Thursday, March 21, 2013

Paving the Way for Projects

Last week, when I discussed our spring rhythm, you might have noticed that we include about an hour each morning for project work.  When we first became inspired by Lori's book, Project-Based Homeschooling: Mentoring Self-Directed Learners, we baby-stepped our way into project-based homeschooling by incorporating one or two afternoons of project time each week.  Now, project time has become a regular part of our days.  Each morning after required work, the girls work on whatever they want.  Actually, you can also find them working on things at other random parts of the day.   Whether it's studying rocks, reading about foxes, or filming a video, they plan and direct their own learning during that time.  I hang out, ask questions, and give a hand if needed.  It's a wonderful, low-pressure, high-reward addition to our daily rhythm.

drawing dogs

drawing dragons

Lately, we've hovered in between interests.  Some old interests are still hanging around (foxes and dogs, always animals around here), but the girls flit in and out of those as new questions and ideas arise.  They aren't heavily engaged in anything at the moment.  That doesn't mean we don't have project time!  Quite the opposite.

Project time these days is more about experimenting and dabbling.  Following random lines of questioning and playing around with different mediums.  This "play time" gets stored in the backs of their brains, so later, when they do have a project they're ready to dive into, they'll have a full arsenal of ideas for ways to express themselves.  

Fox Habitat
Ella, age 9

Park & Playground
Harper, age 5 

One of the main things we've learned is that interests develop with time and freedom to explore.  Kids need big chunks of time to play, create, read, and question.  They need the freedom to discover their interests.  We have to make room in our days for exploration in order to pave the way for more meaningful projects.  And yes, there will be lulls.  Like now.  And that's completely ok, too.

Warriors Book Series Display
Ella, age 9

The photos here represent a small sample of some of the things the girls have been doing and making.  I'll have a post up in the near future about my oldest's project with rocks, which is one of the few areas we've really dug into recently.

10 comments:

  1. yes, yes, a thousand times yes! between projects is when you refill the well, learn new skills, explore, play, and look for another authentic interest — it’s a natural ebb and flow.

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  2. I love, love, LOVE a good project. Hasn't Lori's book enriched our homeschooling lives?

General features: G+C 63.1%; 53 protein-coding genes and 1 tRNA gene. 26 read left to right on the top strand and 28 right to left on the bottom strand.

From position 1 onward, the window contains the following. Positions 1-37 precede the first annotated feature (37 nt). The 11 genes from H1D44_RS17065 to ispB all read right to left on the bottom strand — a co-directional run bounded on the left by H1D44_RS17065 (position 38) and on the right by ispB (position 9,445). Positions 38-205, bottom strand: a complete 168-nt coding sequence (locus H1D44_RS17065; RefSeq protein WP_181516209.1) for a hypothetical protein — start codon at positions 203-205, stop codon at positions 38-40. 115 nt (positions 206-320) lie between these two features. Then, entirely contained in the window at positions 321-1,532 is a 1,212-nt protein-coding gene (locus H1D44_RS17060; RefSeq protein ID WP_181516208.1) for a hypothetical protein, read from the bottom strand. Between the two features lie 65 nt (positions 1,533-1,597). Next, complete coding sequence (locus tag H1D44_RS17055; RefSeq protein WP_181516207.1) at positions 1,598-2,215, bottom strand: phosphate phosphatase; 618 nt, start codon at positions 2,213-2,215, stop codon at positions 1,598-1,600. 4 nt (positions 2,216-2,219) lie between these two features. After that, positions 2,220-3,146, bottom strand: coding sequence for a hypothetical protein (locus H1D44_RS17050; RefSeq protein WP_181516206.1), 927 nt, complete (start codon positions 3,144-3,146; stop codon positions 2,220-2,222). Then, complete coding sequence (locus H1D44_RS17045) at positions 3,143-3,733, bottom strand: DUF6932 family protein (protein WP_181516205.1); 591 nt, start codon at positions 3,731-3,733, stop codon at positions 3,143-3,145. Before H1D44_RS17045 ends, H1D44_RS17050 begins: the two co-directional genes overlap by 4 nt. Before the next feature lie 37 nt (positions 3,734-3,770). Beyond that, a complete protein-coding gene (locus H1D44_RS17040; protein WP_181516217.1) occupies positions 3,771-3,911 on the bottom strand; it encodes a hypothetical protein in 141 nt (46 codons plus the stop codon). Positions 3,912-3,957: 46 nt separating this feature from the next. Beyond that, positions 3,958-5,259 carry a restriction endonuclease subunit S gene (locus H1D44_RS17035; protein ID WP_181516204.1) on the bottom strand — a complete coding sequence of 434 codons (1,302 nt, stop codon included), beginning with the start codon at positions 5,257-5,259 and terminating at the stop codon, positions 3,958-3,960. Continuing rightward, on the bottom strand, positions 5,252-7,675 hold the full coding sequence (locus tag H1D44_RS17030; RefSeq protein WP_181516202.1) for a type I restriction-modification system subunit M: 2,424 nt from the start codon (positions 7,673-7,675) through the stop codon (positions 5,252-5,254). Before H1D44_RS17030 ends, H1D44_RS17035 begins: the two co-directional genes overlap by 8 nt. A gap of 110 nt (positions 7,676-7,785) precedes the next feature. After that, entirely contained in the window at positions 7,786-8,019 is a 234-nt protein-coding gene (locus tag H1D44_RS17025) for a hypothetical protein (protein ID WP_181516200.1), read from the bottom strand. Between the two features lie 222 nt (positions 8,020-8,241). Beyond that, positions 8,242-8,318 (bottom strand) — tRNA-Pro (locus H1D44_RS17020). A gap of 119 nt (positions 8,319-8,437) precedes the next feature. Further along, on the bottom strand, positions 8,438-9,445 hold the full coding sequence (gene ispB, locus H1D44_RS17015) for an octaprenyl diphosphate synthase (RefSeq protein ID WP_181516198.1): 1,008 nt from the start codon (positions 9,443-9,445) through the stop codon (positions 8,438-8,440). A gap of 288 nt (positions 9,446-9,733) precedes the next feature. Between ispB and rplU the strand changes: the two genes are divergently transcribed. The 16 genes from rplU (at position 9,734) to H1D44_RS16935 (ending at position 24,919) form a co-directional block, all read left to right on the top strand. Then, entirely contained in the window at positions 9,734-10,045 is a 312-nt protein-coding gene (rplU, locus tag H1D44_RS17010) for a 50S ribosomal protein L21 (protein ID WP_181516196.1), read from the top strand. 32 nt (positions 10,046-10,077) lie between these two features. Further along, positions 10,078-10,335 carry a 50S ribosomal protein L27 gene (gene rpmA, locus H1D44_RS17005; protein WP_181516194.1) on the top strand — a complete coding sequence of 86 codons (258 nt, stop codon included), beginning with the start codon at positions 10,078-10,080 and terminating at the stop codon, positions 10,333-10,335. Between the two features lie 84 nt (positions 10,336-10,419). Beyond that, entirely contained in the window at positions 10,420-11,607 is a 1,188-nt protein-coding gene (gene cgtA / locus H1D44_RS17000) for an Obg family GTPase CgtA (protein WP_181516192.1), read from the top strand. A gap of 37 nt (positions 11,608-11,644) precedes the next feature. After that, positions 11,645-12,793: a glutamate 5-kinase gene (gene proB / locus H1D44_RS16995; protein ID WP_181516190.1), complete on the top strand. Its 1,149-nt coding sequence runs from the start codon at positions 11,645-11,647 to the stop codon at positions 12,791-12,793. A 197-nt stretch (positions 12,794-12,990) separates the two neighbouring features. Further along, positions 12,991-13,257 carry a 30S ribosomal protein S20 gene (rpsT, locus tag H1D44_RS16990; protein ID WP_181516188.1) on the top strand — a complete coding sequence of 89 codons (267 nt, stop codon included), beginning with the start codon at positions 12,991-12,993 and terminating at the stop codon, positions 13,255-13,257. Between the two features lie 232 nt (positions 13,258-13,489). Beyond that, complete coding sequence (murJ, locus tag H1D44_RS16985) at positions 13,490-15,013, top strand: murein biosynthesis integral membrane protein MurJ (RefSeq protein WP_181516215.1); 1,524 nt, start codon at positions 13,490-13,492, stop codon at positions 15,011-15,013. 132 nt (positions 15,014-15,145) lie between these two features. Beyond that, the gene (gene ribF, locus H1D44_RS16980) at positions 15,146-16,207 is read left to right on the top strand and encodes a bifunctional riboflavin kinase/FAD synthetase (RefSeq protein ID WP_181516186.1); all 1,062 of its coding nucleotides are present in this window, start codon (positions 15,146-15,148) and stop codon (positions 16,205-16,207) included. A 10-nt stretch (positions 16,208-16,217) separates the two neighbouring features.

Sawyer is currently in an insect phase. There are kill jars with bugs in every room of my house. EEK!

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    1. Yes, indeed!!!

      I thought we were done with the insects for a while, but . . . spring. There are bug cages filled with oak pollen everywhere. Ugh.

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  3. All right, I have a question or eight hundred about this. First, how did you bring up the whole concept to your kids? How to you encourage them to find projects, especially at first? How do you encourage them to work on their projects? What kind of supplies to you have around? is your project area in a part of the house where they spend a lot of time anyway, so they naturally gravitate to it?

    Etc. Etc. Etc.

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    1. Deb, this is gonna require an email . . . or a blog post. ;)
      But I promise I'll answer the best I can!

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  4. (Deb needs to get into Lori's forums posthaste!!)

    I'll be looking forward to hearing what you've done with rocks. I'm impatiently awaiting our set to arrive...two more days, I think the tracking said.

    It's still not easy & natural around here, not all the time. Working on it, as always. I raised my white flag today. Decided the kid who just got diagnosed with asthma is on a medically excused day off. (Since I'm also the school nurse, I set the policy.)

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    1. I need to get my fuzzy brain in gear so I can pull together the resources we used. I THOUGHT I was documenting better. Apparently not.

      You guys definitely deserve a couple of days off. :)

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  5. This is great Michelle!
    In the past these lulls were a bit hard on me. But now I can let it go a bit easier. This is a wonderful reminder for me to keep up with our project time even if it does just look like "play."
    Thanks!

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    1. Thanks, Dawn! Yeah, the lulls were hard at first. It was hard to see things happening. But they were. And collecting photos of them during those times and jotting down those notes helped me see the connections and realize how important the lulls actually are.

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